As mentioned, the contact element 60 is biased by a spring force, which is indicated by the arrow 63. This force is provided by the spring 62 indicated schematically, which lies between the base 52 and the contact element 60. The spring force 63, acting at an angle with respect to the radius of the drive shaft 22, urges the contact element 60 not only with its contact surface 61 onto the drive shaft 22, but also with its side contact surface 65 against the sidepiece 51 b of the guide element 50, so that a surface contact is provided.
To improve the contact between the contact element 60 and the sidepiece 51 b and to protect against corrosion, the contact surface 65 is preferably coated with a good conducting layer, for example with gold. It will be understood that the contact surface 61 is coated with a highly conducting material and that the coating is also as wear resistant as possible. Thus an electric flow path results through the line 44 and the contacting element 45 to the guide element 50 and from here to the contact element 60 and the contact surface 61 and then to the drive shaft 22. The tubular drive shaft 22 then supplies the current to the tool 16. At the same time, the drive shaft 22 provides rotation of the tool 16.
Apart from the contact surface 65 between the contact element 60 and the guide element 50, the spring 62 can alternatively or additionally be configured to supply current. In this case, the spring 62 is made of an electrically conductive material or at least is coated with same, where the surfaces supporting the spring both at the contact element 60 and the side element 50 are to be coated with a material of good conductivity.
It will be understood that the spring 62 can be replaced by a plurality of individual springs comprising a spring pack. It is also possible to achieve the spring force 63 angled with respect to the radius by using two individual springs or a spring pack, where one spring acts in radial direction and the other spring is perpendicular to the contact surface 65.
A further embodiment of the present invention is illustrated in FIG. 4. contact means 40′ are provided comprising a cuboid shaped housing 71. In a first variation, the housing 71 is completely penetrated by the drive shaft 22, where the necessary shaft sealings are provided at both opening 72 to make the housing 71 fluid-tight. The housing 71 is filled with a fluid, preferably liquid metal, for example mercury, which has good electrical conductivity.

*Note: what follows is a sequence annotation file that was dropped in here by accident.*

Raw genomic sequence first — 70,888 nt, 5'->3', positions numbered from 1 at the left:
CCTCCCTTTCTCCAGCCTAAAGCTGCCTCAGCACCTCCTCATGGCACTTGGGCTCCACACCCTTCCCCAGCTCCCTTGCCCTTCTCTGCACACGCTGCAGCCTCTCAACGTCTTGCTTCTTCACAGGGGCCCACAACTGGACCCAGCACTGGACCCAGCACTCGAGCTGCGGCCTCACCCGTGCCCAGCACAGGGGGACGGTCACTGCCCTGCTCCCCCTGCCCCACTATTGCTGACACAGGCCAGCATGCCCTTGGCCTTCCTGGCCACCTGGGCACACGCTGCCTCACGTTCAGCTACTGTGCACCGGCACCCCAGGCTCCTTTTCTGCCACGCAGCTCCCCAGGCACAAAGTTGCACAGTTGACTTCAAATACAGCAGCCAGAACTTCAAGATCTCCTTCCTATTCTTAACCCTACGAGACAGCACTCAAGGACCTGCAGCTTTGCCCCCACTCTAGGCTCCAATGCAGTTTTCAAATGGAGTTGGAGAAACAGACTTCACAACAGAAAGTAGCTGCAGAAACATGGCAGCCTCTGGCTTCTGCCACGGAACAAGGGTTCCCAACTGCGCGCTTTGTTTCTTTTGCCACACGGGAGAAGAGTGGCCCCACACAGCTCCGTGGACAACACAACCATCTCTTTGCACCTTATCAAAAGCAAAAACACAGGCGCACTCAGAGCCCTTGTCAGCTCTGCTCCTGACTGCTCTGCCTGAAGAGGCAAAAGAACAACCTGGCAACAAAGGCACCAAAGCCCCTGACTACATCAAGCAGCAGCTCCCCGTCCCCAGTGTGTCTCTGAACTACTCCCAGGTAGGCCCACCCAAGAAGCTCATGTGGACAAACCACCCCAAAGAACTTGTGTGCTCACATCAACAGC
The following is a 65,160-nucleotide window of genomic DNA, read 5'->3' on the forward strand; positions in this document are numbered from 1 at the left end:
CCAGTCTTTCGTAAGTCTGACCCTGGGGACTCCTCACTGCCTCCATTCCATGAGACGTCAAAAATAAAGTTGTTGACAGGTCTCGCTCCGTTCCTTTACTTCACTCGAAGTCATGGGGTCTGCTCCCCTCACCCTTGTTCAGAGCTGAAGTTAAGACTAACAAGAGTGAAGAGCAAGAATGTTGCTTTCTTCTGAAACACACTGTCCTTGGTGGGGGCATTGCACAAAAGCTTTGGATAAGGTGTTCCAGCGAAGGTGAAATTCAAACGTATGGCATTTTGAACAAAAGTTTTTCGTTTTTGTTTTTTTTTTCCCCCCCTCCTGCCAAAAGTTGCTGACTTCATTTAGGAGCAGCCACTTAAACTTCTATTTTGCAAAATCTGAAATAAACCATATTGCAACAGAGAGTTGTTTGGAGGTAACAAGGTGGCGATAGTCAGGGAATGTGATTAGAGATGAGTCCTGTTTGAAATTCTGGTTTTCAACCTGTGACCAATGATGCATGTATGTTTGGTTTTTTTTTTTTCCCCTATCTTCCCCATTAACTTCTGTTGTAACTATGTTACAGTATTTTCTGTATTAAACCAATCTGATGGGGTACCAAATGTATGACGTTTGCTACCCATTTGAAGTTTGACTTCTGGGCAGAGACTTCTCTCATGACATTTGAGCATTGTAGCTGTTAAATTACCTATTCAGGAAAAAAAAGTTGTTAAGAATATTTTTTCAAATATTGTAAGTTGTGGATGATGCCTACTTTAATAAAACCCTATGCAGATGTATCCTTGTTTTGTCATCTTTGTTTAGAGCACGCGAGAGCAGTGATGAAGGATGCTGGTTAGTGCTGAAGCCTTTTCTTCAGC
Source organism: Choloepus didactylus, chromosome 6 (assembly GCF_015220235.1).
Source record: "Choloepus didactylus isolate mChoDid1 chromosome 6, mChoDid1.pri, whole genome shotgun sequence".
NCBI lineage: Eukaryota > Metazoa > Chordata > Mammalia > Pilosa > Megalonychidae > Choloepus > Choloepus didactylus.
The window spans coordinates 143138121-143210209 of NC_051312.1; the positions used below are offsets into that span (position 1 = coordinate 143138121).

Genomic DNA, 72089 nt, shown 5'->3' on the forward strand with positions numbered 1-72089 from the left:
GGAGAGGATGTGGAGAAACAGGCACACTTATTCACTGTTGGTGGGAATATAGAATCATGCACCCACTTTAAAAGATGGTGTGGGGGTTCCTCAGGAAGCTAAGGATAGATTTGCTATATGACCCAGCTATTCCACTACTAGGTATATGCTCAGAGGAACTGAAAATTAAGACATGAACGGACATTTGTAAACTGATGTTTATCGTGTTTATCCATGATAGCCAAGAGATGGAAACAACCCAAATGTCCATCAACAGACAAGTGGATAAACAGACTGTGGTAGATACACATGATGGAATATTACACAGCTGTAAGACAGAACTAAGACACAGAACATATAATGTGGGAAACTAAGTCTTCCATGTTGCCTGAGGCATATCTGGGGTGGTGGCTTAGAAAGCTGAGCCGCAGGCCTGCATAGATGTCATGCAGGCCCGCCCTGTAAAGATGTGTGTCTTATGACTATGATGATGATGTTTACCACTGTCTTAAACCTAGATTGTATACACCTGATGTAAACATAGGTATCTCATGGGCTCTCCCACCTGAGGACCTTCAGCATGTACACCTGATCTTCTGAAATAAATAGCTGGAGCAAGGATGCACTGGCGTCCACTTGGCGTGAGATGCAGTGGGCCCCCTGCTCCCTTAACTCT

By proper selection of the amount of fluid, the section of the drive shaft 22 within the housing 71 is completely surrounded by fluid. In a preferred second variation, the drive shaft 22 terminates within the housing 71, as indicated with dashed lines, so that only the side of the housing with one opening 71 need be provided with a shaft sealing. In both variations, the housing 71 comprises a contact surface 73 which establishes an electrical connection between a contacting element 45 and the fluid located within the housing 71.
It will be understood that other embodiments are also possible which allow contacting, preferably over a larger surface of a drive shaft. The large surface contact has the advantage that spark discharges caused by higher electric field strengths are avoided. At the same time, this counteracts degradation of the drive shaft 22 due to such spark discharges.
The two embodiments are configured for monopolar applications. It will be understood that the invention is also applicable in medical instruments with bipolar applications. In this case, two contact means 40 can be employed, where the two HF voltage supply lines can be configured for example as two coaxially arranged shafts.
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|US5693051||Apr 12, 1995||Dec 2, 1997||Ethicon Endo-Surgery, Inc.||Electrosurgical hemostatic device with adaptive electrodes|
|US6004320 *||Mar 4, 1998||Dec 21, 1999||Oratec Interventions, Inc.||Clip on electrocauterizing sheath for orthopedic shave devices|
|US6214001 *||Apr 24, 1998||Apr 10, 2001||Oratec Interventions, Inc.||Electrocauterizing tool for orthopedic shave devices|
|WO1996024296A1||Feb 6, 1996||Aug 15, 1996||Enable Medical Corporation||Apparatus and method for morselating and removing tissue from a patient|
|WO1999005669A1||Jul 21, 1998||Feb 4, 1999||Eagan Chris S||Apparatus and method for recording music from a guitar having a digital recorder and playback unit located within the guitar|
|WO2000009026A1||Aug 5, 1999||Feb 24, 2000||Karl Storz Gmbh & Co. Kg.||Electrosurgical rotating cutting instrument|
|U.S. Classification||606/46, 606/49, 606/180, 606/170|
|Apr 2, 2001||AS||Assignment|
Owner name: KARL STORZ GMBH & CO. KG, GERMANY
Free format text: ASSIGNMENT OF ASSIGNORS INTEREST;ASSIGNORS:DITTRICH, HORST;DOLL, FRANK;GMINDER, FRANK;REEL/FRAME:011663/0711;SIGNING DATES FROM 20010214 TO 20010216
|Aug 24, 2006||FPAY||Fee payment|
Year of fee payment: 4
|Aug 25, 2010||FPAY||Fee payment|
Year of fee payment: 8
|Oct 10, 2014||REMI||Maintenance fee reminder mailed|
|Mar 4, 2015||LAPS||Lapse for failure to pay maintenance fees|
|Apr 21, 2015||FP||Expired due to failure to pay maintenance fee|
Effective date: 20150304